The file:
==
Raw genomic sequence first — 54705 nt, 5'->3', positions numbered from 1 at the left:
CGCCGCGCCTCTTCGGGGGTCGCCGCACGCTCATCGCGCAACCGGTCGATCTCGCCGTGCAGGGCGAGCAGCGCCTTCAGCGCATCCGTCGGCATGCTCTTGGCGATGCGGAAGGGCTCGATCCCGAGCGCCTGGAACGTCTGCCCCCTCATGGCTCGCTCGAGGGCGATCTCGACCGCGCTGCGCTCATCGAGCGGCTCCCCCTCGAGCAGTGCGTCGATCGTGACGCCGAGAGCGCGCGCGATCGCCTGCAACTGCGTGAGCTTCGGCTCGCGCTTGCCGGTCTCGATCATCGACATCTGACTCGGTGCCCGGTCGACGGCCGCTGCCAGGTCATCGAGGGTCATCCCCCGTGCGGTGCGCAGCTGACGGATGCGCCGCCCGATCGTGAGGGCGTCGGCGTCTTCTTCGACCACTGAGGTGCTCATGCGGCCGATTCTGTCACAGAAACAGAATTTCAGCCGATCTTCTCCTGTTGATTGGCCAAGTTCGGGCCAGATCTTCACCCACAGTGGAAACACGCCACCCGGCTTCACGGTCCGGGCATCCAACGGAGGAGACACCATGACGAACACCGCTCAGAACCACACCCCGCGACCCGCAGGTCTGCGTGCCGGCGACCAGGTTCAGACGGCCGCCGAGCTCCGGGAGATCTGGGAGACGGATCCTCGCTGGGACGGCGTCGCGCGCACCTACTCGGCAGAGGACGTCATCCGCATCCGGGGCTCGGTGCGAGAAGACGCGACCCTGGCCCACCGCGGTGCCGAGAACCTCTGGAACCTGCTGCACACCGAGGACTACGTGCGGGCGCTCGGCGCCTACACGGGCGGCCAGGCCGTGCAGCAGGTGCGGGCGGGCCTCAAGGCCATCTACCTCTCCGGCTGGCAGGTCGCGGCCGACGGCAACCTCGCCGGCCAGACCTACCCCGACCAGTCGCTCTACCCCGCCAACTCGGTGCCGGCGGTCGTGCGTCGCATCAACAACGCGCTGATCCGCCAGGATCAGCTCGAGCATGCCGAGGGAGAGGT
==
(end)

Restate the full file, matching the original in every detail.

Raw genomic sequence first — 54705 nt, 5'->3', positions numbered from 1 at the left:
CGCCGCGCCTCTTCGGGGGTCGCCGCACGCTCATCGCGCAACCGGTCGATCTCGCCGTGCAGGGCGAGCAGCGCCTTCAGCGCATCCGTCGGCATGCTCTTGGCGATGCGGAAGGGCTCGATCCCGAGCGCCTGGAACGTCTGCCCCCTCATGGCTCGCTCGAGGGCGATCTCGACCGCGCTGCGCTCATCGAGCGGCTCCCCCTCGAGCAGTGCGTCGATCGTGACGCCGAGAGCGCGCGCGATCGCCTGCAACTGCGTGAGCTTCGGCTCGCGCTTGCCGGTCTCGATCATCGACATCTGACTCGGTGCCCGGTCGACGGCCGCTGCCAGGTCATCGAGGGTCATCCCCCGTGCGGTGCGCAGCTGACGGATGCGCCGCCCGATCGTGAGGGCGTCGGCGTCTTCTTCGACCACTGAGGTGCTCATGCGGCCGATTCTGTCACAGAAACAGAATTTCAGCCGATCTTCTCCTGTTGATTGGCCAAGTTCGGGCCAGATCTTCACCCACAGTGGAAACACGCCACCCGGCTTCACGGTCCGGGCATCCAACGGAGGAGACACCATGACGAACACCGCTCAGAACCACACCCCGCGACCCGCAGGTCTGCGTGCCGGCGACCAGGTTCAGACGGCCGCCGAGCTCCGGGAGATCTGGGAGACGGATCCTCGCTGGGACGGCGTCGCGCGCACCTACTCGGCAGAGGACGTCATCCGCATCCGGGGCTCGGTGCGAGAAGACGCGACCCTGGCCCACCGCGGTGCCGAGAACCTCTGGAACCTGCTGCACACCGAGGACTACGTGCGGGCGCTCGGCGCCTACACGGGCGGCCAGGCCGTGCAGCAGGTGCGGGCGGGCCTCAAGGCCATCTACCTCTCCGGCTGGCAGGTCGCGGCCGACGGCAACCTCGCCGGCCAGACCTACCCCGACCAGTCGCTCTACCCCGCCAACTCGGTGCCGGCGGTCGTGCGTCGCATCAACAACGCGCTGATCCGCCAGGATCAGCTCGAGCATGCCGAGGGAGAGGT